The Importance of Threat Assessment

The following article by Paul Mascari is being re-posted from the December issue of the Wisconsin Association of School Business Official’s Taking Care of Business:

What did you know, when did you know it, and what did you do about it? Inevitably, these are the first questions asked of schools and law enforcement following any school shooting.

But how do you know and what do you do about it? If we could accurately predict violent acts, we would not be in the situation we are in with violence in our schools. There is considerable research on acts of mass violence, including school shootings, and the one thing they all have in common is the conclusion that there is no reliable profile for someone who will commit a school shooting.

So if mental health experts and law enforcement professionals cannot accurately predict violence, how can educators? The simple answer is – they can’t.

What schools can and should be doing is creating a threat assessment team and drafting a district-wide threat assessment policy. While the creation of School Safety Intervention Teams (SSIT) and attendance at mental health/threat assessment training is required under the most recent round of Wisconsin Department of Justice school safety grant funding, this is also the most effective proactive measure a district can take to keep schools safe.

Having served on and chaired numerous threat assessment teams, I can tell you the most important thing any team can do is meet regularly – especially when there is not a threat. Use the opportunity to discuss scenarios, review and refine policy, and take advantage of professional development opportunities as a team. While the training provided by the Office of School Safety is a significant first step, eight hours of training will not be enough for a team to be proficient if they do not take the initiative for further development.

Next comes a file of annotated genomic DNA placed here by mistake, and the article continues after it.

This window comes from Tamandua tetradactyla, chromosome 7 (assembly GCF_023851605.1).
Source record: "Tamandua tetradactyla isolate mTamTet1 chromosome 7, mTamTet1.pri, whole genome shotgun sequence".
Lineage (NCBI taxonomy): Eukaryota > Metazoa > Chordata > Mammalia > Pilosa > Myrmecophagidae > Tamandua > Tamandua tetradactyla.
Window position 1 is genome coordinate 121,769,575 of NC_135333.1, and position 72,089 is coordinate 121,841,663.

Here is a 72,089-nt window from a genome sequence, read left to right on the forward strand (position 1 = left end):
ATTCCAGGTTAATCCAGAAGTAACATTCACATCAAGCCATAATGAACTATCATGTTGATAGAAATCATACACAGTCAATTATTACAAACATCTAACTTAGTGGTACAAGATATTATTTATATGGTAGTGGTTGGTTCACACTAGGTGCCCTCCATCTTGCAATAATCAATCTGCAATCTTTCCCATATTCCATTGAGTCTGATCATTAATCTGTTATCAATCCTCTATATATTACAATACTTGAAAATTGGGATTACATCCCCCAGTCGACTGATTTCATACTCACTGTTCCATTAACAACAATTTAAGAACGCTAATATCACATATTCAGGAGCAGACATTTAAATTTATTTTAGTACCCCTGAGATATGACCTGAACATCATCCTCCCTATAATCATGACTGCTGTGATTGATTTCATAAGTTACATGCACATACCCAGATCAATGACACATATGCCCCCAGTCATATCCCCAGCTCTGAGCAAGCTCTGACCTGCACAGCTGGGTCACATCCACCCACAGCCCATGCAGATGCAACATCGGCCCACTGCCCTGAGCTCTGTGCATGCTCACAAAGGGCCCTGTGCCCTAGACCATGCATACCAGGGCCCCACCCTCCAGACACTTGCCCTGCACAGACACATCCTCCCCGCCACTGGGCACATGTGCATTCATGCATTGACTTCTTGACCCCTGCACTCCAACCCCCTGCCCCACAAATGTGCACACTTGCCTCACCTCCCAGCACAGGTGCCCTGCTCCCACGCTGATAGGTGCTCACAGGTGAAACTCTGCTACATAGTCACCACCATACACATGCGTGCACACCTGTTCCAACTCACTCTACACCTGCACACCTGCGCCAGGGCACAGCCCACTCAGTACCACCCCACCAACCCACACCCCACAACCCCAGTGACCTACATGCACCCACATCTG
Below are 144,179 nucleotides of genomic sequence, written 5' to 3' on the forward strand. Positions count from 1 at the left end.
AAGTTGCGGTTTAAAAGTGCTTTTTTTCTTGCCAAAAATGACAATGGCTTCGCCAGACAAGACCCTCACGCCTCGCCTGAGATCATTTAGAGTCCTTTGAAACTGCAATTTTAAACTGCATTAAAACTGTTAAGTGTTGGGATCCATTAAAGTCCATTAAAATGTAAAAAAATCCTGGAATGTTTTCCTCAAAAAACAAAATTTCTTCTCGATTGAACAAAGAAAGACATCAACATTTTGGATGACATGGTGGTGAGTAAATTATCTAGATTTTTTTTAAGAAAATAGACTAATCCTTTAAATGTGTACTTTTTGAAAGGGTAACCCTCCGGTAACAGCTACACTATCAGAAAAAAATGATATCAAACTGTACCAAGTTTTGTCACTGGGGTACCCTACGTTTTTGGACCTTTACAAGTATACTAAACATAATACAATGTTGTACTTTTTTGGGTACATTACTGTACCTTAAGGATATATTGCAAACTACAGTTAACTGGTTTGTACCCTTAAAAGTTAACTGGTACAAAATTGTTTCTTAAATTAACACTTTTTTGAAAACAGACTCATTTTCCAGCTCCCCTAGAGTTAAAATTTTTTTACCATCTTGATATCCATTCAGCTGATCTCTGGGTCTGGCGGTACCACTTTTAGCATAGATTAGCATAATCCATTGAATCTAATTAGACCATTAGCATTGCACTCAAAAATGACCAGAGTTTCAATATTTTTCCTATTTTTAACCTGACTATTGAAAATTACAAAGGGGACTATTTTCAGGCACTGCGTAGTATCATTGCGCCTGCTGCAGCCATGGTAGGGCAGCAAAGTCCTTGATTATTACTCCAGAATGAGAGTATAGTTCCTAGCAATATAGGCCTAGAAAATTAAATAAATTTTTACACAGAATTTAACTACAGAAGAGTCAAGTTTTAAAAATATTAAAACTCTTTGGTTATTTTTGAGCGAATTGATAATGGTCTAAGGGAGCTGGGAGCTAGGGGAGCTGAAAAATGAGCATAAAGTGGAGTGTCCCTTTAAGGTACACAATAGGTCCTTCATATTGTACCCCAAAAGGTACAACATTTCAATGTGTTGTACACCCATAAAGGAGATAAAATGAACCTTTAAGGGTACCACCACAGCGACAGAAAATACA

States like Virginia have been mandating threat assessment in schools for years. A threat assessment model adapted to the K-12 setting, the Virginia Student Threat Assessment Guidelines (VSTAG), was first developed in 2001 at the University of Virginia and has been the subject of numerous field tests and academic studies.

Because of its proven effectiveness in tests and studies, VSTAG is listed on the National Registry of Evidence-based Programs and Practices and is an excellent resource for threat assessment policy and procedure development.

Research also suggests that schools utilizing evidence-based programs like VSTAG see reduced rates of suspensions and racial disparities in school discipline. The Youth Violence Project at the University of Virginia’s Curry School of Education has a wealth of information and statistics to support the positive outcomes that come from using threat assessment.

There is no doubt that a heavy burden rests on any threat assessment team. What did you know, when did you know it, and what did you do about it? The good news is threat assessment works, and there are considerable evidence and real-world examples to prove it. If schools put time and effort into developing a sound threat assessment policy and threat assessment team, it undoubtedly will be the single best proactive measure they can take to make schools safer.

What Makes School Resource Officer Programs Successful?

If utilized correctly, a School Resource Officer (SRO) can be a valuable addition to any district safety and security program. Sometimes, however, the SRO can end up being a daily reminder of the cultural and philosophical differences that exist between school districts and police departments. It is essential for schools and police to work together to keep students safe.